District Judge’s Recusal and Disqualification Decisions Reviewed for Abuse of Discretion — Quasi-Judicial Immunity Extends to Attorney Disciplinary (Grievance) Committees in New York

Neroni v. Coccoma, 2015 U.S. App. LEXIS 1485 (2d Cir. Jan. 30, 2015):

Frederick J. Neroni appeals from the district court's judgment dismissing his complaint brought under 42 U.S.C. § 1983 for violations of his constitutional rights and denying his motion to recuse Judge Sharpe.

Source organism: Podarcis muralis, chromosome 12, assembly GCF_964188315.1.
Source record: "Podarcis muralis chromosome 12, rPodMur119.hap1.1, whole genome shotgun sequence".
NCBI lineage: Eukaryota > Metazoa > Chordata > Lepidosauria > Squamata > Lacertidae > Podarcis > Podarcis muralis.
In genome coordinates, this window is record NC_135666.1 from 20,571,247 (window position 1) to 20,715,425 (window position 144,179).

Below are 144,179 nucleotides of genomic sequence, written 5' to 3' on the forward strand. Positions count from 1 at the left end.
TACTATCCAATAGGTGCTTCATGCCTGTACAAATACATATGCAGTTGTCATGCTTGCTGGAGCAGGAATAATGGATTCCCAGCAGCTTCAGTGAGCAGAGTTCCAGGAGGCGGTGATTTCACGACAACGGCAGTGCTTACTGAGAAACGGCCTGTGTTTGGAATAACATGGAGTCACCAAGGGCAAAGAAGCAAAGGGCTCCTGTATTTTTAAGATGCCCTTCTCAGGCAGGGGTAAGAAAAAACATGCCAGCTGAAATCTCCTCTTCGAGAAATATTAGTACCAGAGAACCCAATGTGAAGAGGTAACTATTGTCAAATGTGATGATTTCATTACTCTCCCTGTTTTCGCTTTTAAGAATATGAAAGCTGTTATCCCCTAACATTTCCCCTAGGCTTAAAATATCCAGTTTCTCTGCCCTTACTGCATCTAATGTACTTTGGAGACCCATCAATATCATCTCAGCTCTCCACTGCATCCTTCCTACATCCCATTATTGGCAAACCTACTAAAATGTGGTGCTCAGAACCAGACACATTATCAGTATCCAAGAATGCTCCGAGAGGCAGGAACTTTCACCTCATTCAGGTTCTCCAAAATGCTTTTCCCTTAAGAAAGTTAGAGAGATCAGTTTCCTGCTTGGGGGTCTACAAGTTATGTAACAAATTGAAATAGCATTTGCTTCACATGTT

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A district judge's decision not to recuse himself from a proceeding or disqualify counsel is reviewed for abuse of discretion. SEC v. Razmilovic, 738 F.3d 14, 30 (2d Cir. 2013) (recusal); GSI Commerce Solutions, Inc. v. BabyCenter, L.L.C., 618 F.3d 204, 209 (2d Cir. 2010) (disqualification). We affirm for substantially the same reasons stated by the district court in its well-reasoned opinion. Neroni v. Coccoma, No. 3:13-CV-1340, 2014 WL 2532482, at *4-14 (N.D.N.Y. June 5, 2014). Neroni argues that the district court erred by holding that the New York Committee on Professional Standards is "an arm of the appellate division." However, we have consistently [*3]  extended quasi-judicial immunity to attorney disciplinary committees. See Anonymous v. Ass'n of the Bar of City of New York, 515 F.2d 427, 433 (2d Cir. 1975) (noting that a Grievance Committee "acts as a quasi-judicial body" and thus "is an arm of the Appellate Division"), (quoting Wiener v. Weintraub, 22 N.Y.2d 330, 331-32 (1968)).

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